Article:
This overgarment (Thawb hashmi) is considered one of the most precious costumes in the Zay Initiative’s Collection, as it represents an important stage in the history of Iraq. It is owned by Dr. Amet Zahawi, aunt of Mr. Bashar Al-Qalamjy, husband of Dr. Reem Tariq El-Metwally.
Amet was born in 1920, and she was one of the first Iraqi girls to graduate from the Royal College of Medicine in Baghdad in 1943. After graduation, she enrolled in training at the Royal Teaching Hospital and the Children’s Hospital in Baghdad. In 1947, Amet traveled to the United States of America to complete her graduate studies, and there she trained in pediatric hospitals in Los Angeles, San Francisco, and Boston.
In 1950, Dr. Zahawi passed the California State Board test, becoming the first Iraqi woman to obtain a license to practice medicine in the state. She completed her studies and specialised in pediatric allergy, practicing her specialty at her clinic in Orange, California.
In the 1950s, Dr. Zahawi requested her family in Basra, Iraq, to send this Thawb to her in America. Unfortunately, she did not have many opportunities to wear it. In the 1960s, international artist John Koch was able to chronicle Dr. Zahawi wearing the dress in New York City with a single photograph.
This overgarment represents the very best quality of (Thawb hashmi), made of transparent black silk chiffon and stitched in a wide T-shape. The Thawb is embroidered with pure silver threads (Zari) in circular shapes stacked on top of each other and shiny gold metallic sequins. The circular neckline (Halj) and the central axis (Bidhah) are embroidered with the same shapes. The embroidery extends from the shoulders down to the bottom of the Thawb from back to front, and the two triangular pieces under the very wide sleeves are also heavily embroidered. All the seams of the dress are covered with zigzag embroidery, and two zigzag lines extend from the back shoulders to the bottom.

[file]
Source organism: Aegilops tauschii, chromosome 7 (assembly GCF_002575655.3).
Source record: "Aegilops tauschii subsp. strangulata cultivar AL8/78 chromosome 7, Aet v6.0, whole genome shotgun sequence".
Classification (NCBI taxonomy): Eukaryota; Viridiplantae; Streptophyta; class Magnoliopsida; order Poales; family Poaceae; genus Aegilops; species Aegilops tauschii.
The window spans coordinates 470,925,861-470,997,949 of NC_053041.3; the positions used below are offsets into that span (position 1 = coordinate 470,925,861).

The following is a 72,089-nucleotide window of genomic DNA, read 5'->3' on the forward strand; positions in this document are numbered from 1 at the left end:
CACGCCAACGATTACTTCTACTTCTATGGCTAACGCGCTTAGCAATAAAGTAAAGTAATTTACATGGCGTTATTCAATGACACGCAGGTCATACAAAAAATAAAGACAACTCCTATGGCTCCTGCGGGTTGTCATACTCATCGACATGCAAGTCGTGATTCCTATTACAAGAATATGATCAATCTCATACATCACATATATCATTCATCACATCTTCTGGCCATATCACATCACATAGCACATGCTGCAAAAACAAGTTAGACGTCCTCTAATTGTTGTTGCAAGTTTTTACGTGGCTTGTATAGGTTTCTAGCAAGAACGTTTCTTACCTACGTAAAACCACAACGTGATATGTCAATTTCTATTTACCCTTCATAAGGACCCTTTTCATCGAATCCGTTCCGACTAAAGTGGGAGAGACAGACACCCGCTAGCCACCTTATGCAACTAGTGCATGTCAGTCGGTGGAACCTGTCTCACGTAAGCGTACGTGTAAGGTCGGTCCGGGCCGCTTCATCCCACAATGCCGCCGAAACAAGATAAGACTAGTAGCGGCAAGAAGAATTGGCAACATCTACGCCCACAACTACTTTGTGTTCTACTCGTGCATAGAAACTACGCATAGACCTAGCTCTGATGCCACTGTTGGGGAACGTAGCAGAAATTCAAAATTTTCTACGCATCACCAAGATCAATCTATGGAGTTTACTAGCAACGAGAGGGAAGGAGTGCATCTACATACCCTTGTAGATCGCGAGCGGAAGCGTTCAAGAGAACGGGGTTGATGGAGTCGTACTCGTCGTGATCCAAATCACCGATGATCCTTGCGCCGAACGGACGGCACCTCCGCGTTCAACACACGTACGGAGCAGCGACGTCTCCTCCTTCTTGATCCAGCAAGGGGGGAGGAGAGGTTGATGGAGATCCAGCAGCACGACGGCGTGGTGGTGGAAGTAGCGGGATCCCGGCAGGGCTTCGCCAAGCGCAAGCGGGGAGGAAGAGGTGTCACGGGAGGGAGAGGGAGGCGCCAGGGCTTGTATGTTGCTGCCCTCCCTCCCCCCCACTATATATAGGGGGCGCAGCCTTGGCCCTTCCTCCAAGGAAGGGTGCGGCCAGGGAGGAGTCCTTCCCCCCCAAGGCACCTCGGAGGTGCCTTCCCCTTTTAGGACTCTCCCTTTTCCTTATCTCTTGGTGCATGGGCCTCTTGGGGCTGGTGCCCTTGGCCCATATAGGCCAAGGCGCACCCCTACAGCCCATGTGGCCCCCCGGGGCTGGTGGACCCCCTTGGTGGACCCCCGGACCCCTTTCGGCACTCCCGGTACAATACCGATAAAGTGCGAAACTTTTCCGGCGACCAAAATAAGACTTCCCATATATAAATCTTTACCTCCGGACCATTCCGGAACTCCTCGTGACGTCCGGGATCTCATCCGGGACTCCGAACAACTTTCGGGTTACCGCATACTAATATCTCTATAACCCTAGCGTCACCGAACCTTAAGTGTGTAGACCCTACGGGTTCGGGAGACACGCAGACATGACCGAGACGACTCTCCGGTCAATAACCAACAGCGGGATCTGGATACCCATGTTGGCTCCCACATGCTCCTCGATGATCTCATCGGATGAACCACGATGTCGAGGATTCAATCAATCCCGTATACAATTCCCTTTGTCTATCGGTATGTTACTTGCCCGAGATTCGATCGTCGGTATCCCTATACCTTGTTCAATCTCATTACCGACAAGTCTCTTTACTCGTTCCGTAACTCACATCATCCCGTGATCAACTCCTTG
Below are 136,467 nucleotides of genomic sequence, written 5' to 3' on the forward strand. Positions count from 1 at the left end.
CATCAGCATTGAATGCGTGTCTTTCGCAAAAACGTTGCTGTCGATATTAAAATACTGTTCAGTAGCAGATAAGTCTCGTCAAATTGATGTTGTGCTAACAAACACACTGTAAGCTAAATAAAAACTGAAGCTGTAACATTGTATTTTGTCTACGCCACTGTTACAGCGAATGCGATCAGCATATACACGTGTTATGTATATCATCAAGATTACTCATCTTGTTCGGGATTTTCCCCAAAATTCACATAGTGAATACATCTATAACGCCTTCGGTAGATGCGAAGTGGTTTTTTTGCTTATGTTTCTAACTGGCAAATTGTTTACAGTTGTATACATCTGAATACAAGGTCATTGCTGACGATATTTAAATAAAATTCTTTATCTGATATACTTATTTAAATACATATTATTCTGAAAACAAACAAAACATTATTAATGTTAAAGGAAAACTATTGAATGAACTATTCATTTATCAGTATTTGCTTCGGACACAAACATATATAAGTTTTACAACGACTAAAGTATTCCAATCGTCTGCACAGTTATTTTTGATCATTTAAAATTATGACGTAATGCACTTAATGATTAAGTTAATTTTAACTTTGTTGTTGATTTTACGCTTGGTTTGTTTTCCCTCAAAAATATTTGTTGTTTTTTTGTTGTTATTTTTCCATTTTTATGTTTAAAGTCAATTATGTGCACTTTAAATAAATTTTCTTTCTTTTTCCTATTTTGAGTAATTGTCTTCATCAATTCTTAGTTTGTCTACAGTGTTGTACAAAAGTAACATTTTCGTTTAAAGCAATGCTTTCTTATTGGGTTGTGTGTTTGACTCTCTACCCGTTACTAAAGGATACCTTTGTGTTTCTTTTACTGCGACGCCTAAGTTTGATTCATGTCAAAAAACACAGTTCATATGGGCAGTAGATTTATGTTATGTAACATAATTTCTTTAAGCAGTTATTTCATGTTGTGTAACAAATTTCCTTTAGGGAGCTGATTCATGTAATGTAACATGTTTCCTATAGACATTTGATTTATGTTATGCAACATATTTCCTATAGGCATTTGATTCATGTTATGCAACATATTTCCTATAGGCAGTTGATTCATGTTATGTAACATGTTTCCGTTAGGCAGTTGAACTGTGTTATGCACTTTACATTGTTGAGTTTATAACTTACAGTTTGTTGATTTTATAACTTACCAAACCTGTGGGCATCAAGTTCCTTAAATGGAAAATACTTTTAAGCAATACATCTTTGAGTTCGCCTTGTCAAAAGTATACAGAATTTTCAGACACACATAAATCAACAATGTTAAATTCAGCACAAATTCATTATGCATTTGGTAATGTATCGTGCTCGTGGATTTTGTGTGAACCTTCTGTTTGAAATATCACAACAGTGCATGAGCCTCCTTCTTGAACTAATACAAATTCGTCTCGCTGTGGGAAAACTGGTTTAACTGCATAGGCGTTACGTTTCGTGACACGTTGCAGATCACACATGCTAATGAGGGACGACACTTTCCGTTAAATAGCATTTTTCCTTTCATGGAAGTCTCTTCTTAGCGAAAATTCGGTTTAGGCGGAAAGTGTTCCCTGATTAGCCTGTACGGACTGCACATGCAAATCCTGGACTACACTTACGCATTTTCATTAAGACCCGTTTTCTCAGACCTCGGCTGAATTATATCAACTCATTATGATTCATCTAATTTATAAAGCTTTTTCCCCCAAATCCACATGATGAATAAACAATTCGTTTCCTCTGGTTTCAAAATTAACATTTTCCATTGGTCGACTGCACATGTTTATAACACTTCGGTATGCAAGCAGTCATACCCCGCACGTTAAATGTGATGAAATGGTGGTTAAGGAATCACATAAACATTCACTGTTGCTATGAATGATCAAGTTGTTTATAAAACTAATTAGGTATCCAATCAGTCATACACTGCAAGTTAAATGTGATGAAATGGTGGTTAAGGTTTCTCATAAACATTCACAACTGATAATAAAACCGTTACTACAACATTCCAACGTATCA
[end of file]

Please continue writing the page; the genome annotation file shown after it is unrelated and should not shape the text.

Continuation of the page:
Due to the age of the Thawb, it is slightly damaged on the left side at the lower edge of the fabric.
The details of the Thawb hashmi are similar to those of the (Thawb Najdi) and (Thawb Nashil). The origin of this particular style of overgarment goes back to the Sumerian civilization. Thawb hashimi is thought to get its name from the women of Bani Hashem, who are famous for wearing them. Traditionally they were most famously sewn in the Iraq regions of Najaf, Hilla, and Basra. In more recent times, these overgarments are sewn in the Gulf countries.
Wearing this type of Thawb is associated with weddings, and until the 1960s, they were strongly present in Iraq as a luxurious traditional dress. To highlight the beauty of al-hashmi and its elegant embroidery, the woman wears a long dress in a contrasting colour under this distinguished overgarment.